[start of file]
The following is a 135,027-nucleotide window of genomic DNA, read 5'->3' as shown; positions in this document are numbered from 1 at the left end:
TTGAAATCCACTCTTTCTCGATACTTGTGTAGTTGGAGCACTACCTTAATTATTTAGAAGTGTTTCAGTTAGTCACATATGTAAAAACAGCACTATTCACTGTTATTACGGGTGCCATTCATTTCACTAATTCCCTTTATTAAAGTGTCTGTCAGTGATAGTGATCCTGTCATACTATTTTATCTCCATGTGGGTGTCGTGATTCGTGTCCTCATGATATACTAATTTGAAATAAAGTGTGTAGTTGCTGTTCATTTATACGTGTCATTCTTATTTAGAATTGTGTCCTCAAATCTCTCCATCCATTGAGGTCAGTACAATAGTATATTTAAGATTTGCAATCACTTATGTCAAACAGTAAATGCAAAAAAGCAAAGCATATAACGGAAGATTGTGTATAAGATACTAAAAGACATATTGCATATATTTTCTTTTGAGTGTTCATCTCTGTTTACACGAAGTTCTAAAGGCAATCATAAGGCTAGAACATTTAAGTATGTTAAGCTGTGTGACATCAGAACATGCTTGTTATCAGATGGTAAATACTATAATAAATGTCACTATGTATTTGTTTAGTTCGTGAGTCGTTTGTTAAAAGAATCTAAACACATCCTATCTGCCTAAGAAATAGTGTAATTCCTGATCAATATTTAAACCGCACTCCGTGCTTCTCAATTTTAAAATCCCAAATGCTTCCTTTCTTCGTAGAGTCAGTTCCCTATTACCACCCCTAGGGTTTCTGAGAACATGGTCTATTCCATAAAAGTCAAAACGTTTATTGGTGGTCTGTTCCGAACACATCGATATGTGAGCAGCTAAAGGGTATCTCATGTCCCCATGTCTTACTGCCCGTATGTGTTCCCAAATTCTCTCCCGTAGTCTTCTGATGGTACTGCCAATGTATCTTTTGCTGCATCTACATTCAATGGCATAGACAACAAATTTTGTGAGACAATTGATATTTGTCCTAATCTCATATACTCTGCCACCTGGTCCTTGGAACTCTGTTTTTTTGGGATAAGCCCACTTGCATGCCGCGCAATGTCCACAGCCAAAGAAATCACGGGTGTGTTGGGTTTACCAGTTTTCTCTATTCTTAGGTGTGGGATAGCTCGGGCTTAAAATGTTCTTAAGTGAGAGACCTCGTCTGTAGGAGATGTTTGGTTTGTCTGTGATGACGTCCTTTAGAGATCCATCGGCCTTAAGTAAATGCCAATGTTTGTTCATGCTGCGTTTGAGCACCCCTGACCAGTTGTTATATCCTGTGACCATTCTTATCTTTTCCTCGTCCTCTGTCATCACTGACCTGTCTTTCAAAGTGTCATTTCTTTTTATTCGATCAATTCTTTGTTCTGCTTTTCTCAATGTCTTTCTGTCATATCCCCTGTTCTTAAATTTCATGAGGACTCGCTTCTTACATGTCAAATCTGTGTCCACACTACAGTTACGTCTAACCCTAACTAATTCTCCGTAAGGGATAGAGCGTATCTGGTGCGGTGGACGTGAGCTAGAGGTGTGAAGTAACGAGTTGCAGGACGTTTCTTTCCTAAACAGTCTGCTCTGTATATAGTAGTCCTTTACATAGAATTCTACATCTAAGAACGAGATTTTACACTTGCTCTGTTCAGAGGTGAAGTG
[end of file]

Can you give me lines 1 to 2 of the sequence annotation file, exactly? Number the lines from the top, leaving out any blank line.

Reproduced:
The following is a 135,027-nucleotide window of genomic DNA, read 5'->3' as shown; positions in this document are numbered from 1 at the left end:
TTGAAATCCACTCTTTCTCGATACTTGTGTAGTTGGAGCACTACCTTAATTATTTAGAAGTGTTTCAGTTAGTCACATATGTAAAAACAGCACTATTCACTGTTATTACGGGTGCCATTCATTTCACTAATTCCCTTTATTAAAGTGTCTGTCAGTGATAGTGATCCTGTCATACTATTTTATCTCCATGTGGGTGTCGTGATTCGTGTCCTCATGATATACTAATTTGAAATAAAGTGTGTAGTTGCTGTTCATTTATACGTGTCATTCTTATTTAGAATTGTGTCCTCAAATCTCTCCATCCATTGAGGTCAGTACAATAGTATATTTAAGATTTGCAATCACTTATGTCAAACAGTAAATGCAAAAAAGCAAAGCATATAACGGAAGATTGTGTATAAGATACTAAAAGACATATTGCATATATTTTCTTTTGAGTGTTCATCTCTGTTTACACGAAGTTCTAAAGGCAATCATAAGGCTAGAACATTTAAGTATGTTAAGCTGTGTGACATCAGAACATGCTTGTTATCAGATGGTAAATACTATAATAAATGTCACTATGTATTTGTTTAGTTCGTGAGTCGTTTGTTAAAAGAATCTAAACACATCCTATCTGCCTAAGAAATAGTGTAATTCCTGATCAATATTTAAACCGCACTCCGTGCTTCTCAATTTTAAAATCCCAAATGCTTCCTTTCTTCGTAGAGTCAGTTCCCTATTACCACCCCTAGGGTTTCTGAGAACATGGTCTATTCCATAAAAGTCAAAACGTTTATTGGTGGTCTGTTCCGAACACATCGATATGTGAGCAGCTAAAGGGTATCTCATGTCCCCATGTCTTACTGCCCGTATGTGTTCCCAAATTCTCTCCCGTAGTCTTCTGATGGTACTGCCAATGTATCTTTTGCTGCATCTACATTCAATGGCATAGACAACAAATTTTGTGAGACAATTGATATTTGTCCTAATCTCATATACTCTGCCACCTGGTCCTTGGAACTCTGTTTTTTTGGGATAAGCCCACTTGCATGCCGCGCAATGTCCACAGCCAAAGAAATCACGGGTGTGTTGGGTTTACCAGTTTTCTCTATTCTTAGGTGTGGGATAGCTCGGGCTTAAAATGTTCTTAAGTGAGAGACCTCGTCTGTAGGAGATGTTTGGTTTGTCTGTGATGACGTCCTTTAGAGATCCATCGGCCTTAAGTAAATGCCAATGTTTGTTCATGCTGCGTTTGAGCACCCCTGACCAGTTGTTATATCCTGTGACCATTCTTATCTTTTCCTCGTCCTCTGTCATCACTGACCTGTCTTTCAAAGTGTCATTTCTTTTTATTCGATCAATTCTTTGTTCTGCTTTTCTCAATGTCTTTCTGTCATATCCCCTGTTCTTAAATTTCATGAGGACTCGCTTCTTACATGTCAAATCTGTGTCCACACTACAGTTACGTCTAACCCTAACTAATTCTCCGTAAGGGATAGAGCGTATCTGGTGCGGTGGACGTGAGCTAGAGGTGTGAAGTAACGAGTTGCAGGACGTTTCTTTCCTAAACAGTCTGCTCTGTATATAGTAGTCCTTTACATAGAATTCTACATCTAAGAACGAGATTTTACACTTGCTCTGTTCAGAGGTGAAGTG